“I was in poverty, but I overcame it through my own will and with the help of the project,” Komola Roy says proudly.
A mother and housewife, Komola is one of 96 women across eight communities in southern Bangladesh who helped design and implement a research project to identify the best varieties of fish and feed for local fish farming conditions.
In a region where more than half the population struggles with extreme poverty and food insecurity, the Participatory Research on Habitat Restoration for Small Ponds in Bangladesh project is helping women produce their own food and increase their income through transforming their unused ponds in to fish farms.
“Before the project, we had financial problems. There were many days when we had one meal in the morning and then had to skip the next one because we didn't have enough food at home,” says Komola from the leafy village of Fultola in Khulna district.
Many rural poor, particularly women, lack the skills and knowledge to farm fish, especially when faced with challenging growing conditions like shaded and seasonal ponds found in Komola’s village.
Fruit and timber trees are often grown around the banks of the ponds, which cast large shadows over the water, restricting the growth of natural food in the pond and making it difficult for fish to grow.
Restricted by social and religious norms, Bangladeshi women are often unable to access opportunities like training programs, which can help them overcome these challenges and improve the productivity of their farms.
Following workshops on gender issues and fish farming, and with support from the project researchers, groups of up to 12 women in each community contributed to the design of the research plan. They led meetings and conducted research in their own ponds, recording results and reporting back to the group with their findings.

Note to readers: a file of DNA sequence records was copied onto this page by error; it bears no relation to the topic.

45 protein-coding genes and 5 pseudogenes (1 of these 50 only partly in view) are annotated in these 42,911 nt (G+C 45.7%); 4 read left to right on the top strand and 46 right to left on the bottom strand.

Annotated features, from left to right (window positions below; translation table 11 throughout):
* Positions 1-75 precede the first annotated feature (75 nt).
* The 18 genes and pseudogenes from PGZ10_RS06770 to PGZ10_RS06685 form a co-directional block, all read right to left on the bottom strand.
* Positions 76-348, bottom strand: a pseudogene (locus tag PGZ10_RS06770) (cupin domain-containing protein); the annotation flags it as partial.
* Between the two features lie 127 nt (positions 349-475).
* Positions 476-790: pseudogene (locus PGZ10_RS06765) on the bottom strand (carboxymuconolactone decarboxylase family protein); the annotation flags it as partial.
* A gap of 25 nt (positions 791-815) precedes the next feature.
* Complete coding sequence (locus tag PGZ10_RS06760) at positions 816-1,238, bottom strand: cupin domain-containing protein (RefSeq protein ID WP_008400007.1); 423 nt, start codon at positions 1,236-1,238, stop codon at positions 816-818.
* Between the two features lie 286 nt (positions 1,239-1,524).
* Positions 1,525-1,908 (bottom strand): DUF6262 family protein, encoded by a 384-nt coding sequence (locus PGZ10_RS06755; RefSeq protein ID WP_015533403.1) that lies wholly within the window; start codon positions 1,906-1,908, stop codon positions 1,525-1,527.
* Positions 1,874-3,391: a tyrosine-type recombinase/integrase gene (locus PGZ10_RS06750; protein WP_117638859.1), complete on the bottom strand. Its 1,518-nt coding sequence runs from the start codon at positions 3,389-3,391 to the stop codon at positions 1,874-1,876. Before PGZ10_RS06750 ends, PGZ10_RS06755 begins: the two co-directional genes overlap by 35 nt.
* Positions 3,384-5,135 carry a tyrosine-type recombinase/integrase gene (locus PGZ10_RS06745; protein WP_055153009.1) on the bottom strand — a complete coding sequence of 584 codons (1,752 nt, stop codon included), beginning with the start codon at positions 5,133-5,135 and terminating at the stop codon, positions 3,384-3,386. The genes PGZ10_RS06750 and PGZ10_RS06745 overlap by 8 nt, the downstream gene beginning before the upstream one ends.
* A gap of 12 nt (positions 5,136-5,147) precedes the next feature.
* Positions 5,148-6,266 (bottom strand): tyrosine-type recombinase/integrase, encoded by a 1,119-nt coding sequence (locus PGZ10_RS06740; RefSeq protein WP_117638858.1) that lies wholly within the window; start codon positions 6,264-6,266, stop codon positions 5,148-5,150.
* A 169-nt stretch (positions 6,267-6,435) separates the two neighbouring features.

“I found tilapia production was the best because there is deep mud in my pond. Tilapia grows better in mud and shady areas,” explains Komola.
As their ponds are close to the home, the women can comfortably take on roles like fish feeding, monitoring growth rates and harvesting.
“When I started working in my garden and pond, other people came to see and were inspired,” Komola says.
In her first year of fish farming, Komola and her husband harvested BDT18,000 ($USD230) worth of fish from their pond, most of which they ate at home. They sold the excess produce at the market for a profit of BDT3,600 ($USD46.50), which has helped to pay for their son’s school fees.
“I was very, very happy when I harvested the first fish from my pond. My husband and son were also very happy, they started jumping and dancing around the pond,” she laughs. “You know, sometimes you feel so happy that you start crying? I felt exactly the same thing.”
“Now, we don't need to buy fish. In the past we could buy them maybe only once a week… Now we can have fresh fish everyday for our meals,” she adds.
Participating in the project has also changed the way Komola and her husband interact at home.
“Before the project we had financial problems, so there was always tension between us in the household. But now everything has changed,” she says.
“In our community, all the wives offer the best portion of the meal to their husbands. Now, after the project, my husband happily requests me to have the fish head by myself,” Komola adds with a smile.
In a country where more than 20 million people suffer from malnutrition and nearly one third of the population are living in poverty, these improvements at the family and community level are significant steps towards wider change.
The project will continue to support women farmers in Bangladesh and improve the productivity of their farms over the next two years.